I've been talking about roses lately - here and here - and last year I was introduced to a very special sort of rose when I attended the Garden Bloggers' Fling in Seattle. I'd never seen or even heard of the wingthorn rose before, but its appearance really got my attention.
It wasn't the blooms, in fact, it wasn't even blooming when I saw it. It wasn't the foliage, although it's rather beautiful, being almost fern-like. No, what I loved about it is the very thing my husband hates about roses - those thorns.
But these aren't just any thorns. When a rose goes by the common name of "wingthorn" you just know that there's got to be something special about its thorns.
|When the sun backlights the red thorns of the wingthorn rose, it's just magical.|
The wingthorn is a species rose native to China that was introduced into the U.S. in 1890. It's hardy to Zone 6, and since I'm in Zone 5b, even with the new zoning map, I wondered if it would survive our winter. I wrapped it with a Plumstone ShrubJacket last fall to help it make it through. It turned out that we had a warmer than usual winter so the rose may have survived without the jacket anyway, but it certainly didn't hurt it to have the extra protection.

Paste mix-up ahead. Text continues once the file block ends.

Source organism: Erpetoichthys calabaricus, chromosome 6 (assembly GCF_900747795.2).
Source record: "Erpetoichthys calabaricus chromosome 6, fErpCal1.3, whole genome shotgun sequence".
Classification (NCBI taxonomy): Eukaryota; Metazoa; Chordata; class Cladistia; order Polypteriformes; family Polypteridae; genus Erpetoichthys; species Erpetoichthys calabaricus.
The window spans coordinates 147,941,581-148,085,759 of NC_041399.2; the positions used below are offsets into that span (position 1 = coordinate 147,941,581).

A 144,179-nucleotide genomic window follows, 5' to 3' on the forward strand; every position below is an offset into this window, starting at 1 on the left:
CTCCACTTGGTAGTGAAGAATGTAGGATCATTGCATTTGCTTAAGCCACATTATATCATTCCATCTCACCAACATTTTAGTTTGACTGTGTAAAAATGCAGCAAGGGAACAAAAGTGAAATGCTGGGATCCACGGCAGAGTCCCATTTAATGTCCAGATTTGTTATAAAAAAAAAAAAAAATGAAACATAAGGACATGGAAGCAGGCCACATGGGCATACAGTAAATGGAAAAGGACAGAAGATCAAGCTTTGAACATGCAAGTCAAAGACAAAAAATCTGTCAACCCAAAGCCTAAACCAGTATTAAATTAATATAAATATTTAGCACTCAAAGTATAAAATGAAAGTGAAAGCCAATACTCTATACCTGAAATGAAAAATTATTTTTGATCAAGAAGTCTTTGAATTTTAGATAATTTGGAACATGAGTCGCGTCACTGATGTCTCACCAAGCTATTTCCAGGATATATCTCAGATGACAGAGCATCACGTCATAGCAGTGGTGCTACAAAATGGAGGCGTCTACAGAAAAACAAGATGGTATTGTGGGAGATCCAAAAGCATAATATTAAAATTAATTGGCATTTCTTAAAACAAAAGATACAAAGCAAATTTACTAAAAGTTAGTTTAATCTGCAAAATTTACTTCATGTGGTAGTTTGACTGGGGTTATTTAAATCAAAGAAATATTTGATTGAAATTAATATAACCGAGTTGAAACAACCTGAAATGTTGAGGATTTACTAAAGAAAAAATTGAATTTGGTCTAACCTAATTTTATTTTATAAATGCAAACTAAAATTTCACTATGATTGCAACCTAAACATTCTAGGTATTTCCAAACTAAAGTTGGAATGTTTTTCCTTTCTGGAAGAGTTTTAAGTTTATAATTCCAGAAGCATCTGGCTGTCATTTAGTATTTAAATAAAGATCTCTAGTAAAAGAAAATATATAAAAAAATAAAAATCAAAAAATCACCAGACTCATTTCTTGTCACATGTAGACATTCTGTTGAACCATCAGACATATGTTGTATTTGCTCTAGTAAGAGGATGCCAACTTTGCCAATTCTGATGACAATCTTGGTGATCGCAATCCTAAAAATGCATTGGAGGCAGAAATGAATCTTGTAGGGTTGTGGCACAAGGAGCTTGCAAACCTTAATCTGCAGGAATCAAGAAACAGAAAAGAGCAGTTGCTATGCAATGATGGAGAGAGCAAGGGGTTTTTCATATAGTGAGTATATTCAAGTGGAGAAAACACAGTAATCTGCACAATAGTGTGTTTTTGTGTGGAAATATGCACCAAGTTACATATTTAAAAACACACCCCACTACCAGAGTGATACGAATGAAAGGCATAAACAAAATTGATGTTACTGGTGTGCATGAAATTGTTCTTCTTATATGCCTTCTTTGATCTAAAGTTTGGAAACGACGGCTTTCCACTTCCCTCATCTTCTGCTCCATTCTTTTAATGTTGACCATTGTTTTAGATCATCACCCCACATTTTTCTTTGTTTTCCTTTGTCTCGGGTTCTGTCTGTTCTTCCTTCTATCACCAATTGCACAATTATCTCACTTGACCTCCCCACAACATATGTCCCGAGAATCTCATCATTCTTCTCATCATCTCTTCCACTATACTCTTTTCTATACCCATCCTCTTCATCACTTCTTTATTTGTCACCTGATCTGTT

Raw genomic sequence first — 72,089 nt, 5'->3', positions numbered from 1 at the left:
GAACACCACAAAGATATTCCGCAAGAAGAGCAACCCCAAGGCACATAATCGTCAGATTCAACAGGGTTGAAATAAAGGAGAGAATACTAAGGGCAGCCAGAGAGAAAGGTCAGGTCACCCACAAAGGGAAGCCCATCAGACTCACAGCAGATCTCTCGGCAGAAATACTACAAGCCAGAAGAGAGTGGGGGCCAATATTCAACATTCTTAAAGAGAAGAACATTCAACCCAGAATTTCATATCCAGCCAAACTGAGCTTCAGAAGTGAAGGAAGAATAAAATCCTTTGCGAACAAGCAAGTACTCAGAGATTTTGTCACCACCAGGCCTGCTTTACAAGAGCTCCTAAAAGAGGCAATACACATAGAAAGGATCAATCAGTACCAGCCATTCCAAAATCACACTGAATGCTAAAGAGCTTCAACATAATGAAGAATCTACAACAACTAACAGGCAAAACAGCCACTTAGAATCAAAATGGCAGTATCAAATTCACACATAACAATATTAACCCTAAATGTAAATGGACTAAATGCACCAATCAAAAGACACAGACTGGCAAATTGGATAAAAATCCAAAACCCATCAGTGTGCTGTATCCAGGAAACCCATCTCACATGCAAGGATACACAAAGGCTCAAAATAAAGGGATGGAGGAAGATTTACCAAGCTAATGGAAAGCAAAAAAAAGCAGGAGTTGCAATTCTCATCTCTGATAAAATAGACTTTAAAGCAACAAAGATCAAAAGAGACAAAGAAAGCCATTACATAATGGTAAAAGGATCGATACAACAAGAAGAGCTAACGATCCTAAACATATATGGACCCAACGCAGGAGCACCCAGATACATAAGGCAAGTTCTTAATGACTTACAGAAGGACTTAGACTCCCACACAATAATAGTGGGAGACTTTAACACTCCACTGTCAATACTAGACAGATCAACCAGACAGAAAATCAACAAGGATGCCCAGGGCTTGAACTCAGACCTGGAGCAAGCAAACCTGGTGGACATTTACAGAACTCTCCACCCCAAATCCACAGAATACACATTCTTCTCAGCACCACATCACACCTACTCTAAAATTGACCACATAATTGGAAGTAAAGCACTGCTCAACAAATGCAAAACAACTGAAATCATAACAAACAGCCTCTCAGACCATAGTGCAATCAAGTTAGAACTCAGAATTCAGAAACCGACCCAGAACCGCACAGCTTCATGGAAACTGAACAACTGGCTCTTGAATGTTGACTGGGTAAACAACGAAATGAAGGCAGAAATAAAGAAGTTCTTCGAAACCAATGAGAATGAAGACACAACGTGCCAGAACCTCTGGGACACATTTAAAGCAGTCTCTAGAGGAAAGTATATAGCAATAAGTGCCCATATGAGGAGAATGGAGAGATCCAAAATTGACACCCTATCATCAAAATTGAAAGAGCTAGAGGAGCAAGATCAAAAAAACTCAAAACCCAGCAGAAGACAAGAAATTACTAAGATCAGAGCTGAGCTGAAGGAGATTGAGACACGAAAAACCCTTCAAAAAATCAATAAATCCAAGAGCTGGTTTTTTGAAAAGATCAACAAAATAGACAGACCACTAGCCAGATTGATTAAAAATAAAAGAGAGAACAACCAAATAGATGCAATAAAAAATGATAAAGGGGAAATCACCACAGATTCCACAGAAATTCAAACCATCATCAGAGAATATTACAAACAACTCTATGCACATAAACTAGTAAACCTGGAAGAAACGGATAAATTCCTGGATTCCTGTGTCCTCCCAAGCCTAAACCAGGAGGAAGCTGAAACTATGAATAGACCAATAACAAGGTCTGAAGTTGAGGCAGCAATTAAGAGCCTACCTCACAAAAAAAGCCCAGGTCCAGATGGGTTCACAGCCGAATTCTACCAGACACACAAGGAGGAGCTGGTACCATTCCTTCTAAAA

|April 20, 2012|
Even with our droughtish spring, the wingthorn is thriving with only my occasional supplemental watering.